I think that the Federal Reserve will vote to keep rates where they are, but I do have concerns about rates in the long run. If you add up America's trade deficit and its federal budget deficit, and state and local deficits, you reach a ratio of debt to income which puts us in the category where the World Bank and the IMF would rate us as dangerous, if we weren't the strongest country in the world but just an average country. Dangers spring from these twin deficits that will end up putting upward pressure on interest rates.

Q: Will a lot more CEOs out there surface as bad guys?

A

: It depends on the intensity with which the feds, and perhaps especially state attorneys general, go after businessmen. I've been reading with great interest, for example, that Wall Street's donations to the Republican Party, which controls the White House, have been very, very high, and the financial sector is now the most important contributor to its campaigns. That may be because of some exceptionally favorable tax legislation in the past year, but it may also be money that is attempting to stay the hand of investigation.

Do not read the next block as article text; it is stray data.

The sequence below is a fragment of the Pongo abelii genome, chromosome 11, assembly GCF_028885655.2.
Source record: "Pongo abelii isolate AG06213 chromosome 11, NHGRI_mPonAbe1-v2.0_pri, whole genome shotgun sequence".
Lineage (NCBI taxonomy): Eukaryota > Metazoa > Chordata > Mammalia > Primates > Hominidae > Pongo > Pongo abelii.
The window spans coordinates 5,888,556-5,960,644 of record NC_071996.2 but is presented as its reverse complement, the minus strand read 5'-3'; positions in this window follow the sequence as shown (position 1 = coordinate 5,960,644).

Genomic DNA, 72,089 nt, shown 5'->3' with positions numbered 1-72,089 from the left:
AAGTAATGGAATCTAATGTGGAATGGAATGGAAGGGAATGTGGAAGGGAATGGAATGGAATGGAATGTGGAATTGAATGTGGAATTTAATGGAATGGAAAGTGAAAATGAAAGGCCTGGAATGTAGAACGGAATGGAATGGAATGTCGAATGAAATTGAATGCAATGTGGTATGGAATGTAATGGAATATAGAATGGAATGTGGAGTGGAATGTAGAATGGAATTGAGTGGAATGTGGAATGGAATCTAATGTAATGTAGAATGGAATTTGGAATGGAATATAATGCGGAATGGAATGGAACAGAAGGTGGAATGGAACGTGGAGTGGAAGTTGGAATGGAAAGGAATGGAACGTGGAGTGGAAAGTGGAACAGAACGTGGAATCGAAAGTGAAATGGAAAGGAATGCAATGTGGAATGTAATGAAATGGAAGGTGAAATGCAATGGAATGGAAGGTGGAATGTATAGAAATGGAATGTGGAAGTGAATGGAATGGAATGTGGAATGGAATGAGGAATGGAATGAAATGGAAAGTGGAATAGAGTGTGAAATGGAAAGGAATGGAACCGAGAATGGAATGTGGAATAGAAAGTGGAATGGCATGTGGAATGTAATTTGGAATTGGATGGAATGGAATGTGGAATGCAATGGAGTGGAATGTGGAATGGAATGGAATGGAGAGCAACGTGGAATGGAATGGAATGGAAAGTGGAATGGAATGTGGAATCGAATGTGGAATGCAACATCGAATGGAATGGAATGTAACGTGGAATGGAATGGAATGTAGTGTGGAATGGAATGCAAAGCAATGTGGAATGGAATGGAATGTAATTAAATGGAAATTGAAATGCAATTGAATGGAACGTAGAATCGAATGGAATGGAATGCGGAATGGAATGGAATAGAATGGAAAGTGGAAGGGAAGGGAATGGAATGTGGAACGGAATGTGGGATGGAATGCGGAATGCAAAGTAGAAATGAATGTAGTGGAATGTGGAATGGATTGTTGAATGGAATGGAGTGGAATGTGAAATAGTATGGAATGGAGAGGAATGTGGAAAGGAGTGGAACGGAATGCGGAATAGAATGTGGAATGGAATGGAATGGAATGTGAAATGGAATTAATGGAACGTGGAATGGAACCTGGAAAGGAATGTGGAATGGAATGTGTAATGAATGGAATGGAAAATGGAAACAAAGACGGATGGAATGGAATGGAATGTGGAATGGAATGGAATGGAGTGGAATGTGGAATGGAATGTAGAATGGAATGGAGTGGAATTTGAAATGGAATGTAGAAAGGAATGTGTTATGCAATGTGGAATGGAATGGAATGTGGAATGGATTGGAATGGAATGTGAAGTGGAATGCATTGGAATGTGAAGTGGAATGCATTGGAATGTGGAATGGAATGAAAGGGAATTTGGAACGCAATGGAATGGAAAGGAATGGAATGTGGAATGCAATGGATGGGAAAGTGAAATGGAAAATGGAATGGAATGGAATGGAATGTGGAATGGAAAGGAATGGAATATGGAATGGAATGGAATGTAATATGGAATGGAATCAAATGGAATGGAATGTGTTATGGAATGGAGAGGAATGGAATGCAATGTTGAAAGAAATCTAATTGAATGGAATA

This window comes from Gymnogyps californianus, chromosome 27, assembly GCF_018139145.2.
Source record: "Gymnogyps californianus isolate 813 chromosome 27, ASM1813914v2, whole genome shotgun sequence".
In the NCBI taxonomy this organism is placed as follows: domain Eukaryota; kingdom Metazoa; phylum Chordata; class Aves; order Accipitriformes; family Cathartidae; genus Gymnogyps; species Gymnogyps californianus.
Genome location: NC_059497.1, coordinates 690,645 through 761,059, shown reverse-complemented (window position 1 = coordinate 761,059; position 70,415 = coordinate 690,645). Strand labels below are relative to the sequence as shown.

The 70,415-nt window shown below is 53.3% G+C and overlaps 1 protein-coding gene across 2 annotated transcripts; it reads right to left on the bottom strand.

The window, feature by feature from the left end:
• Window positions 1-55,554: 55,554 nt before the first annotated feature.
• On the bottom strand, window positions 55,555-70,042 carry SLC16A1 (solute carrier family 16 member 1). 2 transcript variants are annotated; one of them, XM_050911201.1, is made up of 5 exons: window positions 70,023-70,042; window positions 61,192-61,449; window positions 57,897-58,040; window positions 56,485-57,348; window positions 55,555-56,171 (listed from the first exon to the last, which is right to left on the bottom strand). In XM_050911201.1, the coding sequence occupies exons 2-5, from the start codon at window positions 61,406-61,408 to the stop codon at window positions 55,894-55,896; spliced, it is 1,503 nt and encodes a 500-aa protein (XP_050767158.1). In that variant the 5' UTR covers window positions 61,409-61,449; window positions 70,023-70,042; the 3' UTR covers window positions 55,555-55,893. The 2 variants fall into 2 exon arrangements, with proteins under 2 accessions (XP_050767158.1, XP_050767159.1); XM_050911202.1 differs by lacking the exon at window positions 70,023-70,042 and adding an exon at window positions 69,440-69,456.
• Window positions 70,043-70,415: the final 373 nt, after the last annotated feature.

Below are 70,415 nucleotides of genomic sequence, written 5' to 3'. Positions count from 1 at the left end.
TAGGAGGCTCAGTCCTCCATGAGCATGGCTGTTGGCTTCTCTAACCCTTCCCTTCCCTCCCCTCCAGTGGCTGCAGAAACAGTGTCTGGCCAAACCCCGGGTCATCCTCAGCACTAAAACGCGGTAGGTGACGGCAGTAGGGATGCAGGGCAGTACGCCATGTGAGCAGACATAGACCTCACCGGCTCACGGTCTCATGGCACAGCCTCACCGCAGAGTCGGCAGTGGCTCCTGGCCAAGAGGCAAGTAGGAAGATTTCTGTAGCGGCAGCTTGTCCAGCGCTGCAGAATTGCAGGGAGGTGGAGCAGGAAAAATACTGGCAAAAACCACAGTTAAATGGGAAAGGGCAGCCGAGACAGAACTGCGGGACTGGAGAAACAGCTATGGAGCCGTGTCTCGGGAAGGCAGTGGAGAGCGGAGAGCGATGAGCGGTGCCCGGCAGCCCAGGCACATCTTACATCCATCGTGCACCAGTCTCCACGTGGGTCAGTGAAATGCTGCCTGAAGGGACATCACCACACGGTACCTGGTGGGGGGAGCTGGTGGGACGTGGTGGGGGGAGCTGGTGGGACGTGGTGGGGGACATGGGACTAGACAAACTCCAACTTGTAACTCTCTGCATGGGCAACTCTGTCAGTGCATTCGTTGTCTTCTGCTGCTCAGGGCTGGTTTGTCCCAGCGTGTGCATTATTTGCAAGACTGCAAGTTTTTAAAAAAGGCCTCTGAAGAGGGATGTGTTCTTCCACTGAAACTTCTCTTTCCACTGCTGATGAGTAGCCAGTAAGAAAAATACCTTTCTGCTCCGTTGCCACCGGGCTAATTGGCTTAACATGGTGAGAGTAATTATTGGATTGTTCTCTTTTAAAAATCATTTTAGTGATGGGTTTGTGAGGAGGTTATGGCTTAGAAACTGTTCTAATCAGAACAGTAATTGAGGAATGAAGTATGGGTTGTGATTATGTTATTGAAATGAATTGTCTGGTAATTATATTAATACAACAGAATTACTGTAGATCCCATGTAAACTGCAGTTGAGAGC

I have no idea whether this kind of money is well spent -- I wish I knew. But I would also cite the fact that state attorneys general have been very active in pursuing corporate and Wall Street malfeasance, and that is not likely to end anytime soon.

Q: What is your feeling about the housing market? Are we in a bubble, especially in places like Manhattan?

A:

It is extremely difficult to forecast trends in the national housing market. The person I know who is best at this, Robert Shiller of Yale, actually consults in this area. His belief is that the housing market, on average, is overvalued. He is extremely reluctant to forecast the timing and scope of any declines that may occur.

I have a house which I use mainly as a retreat, in a hot real estate area. What strikes me is that the housing market around this place is totally central to its culture. You can't go to a party, or have a conversation, in which house prices don't come up.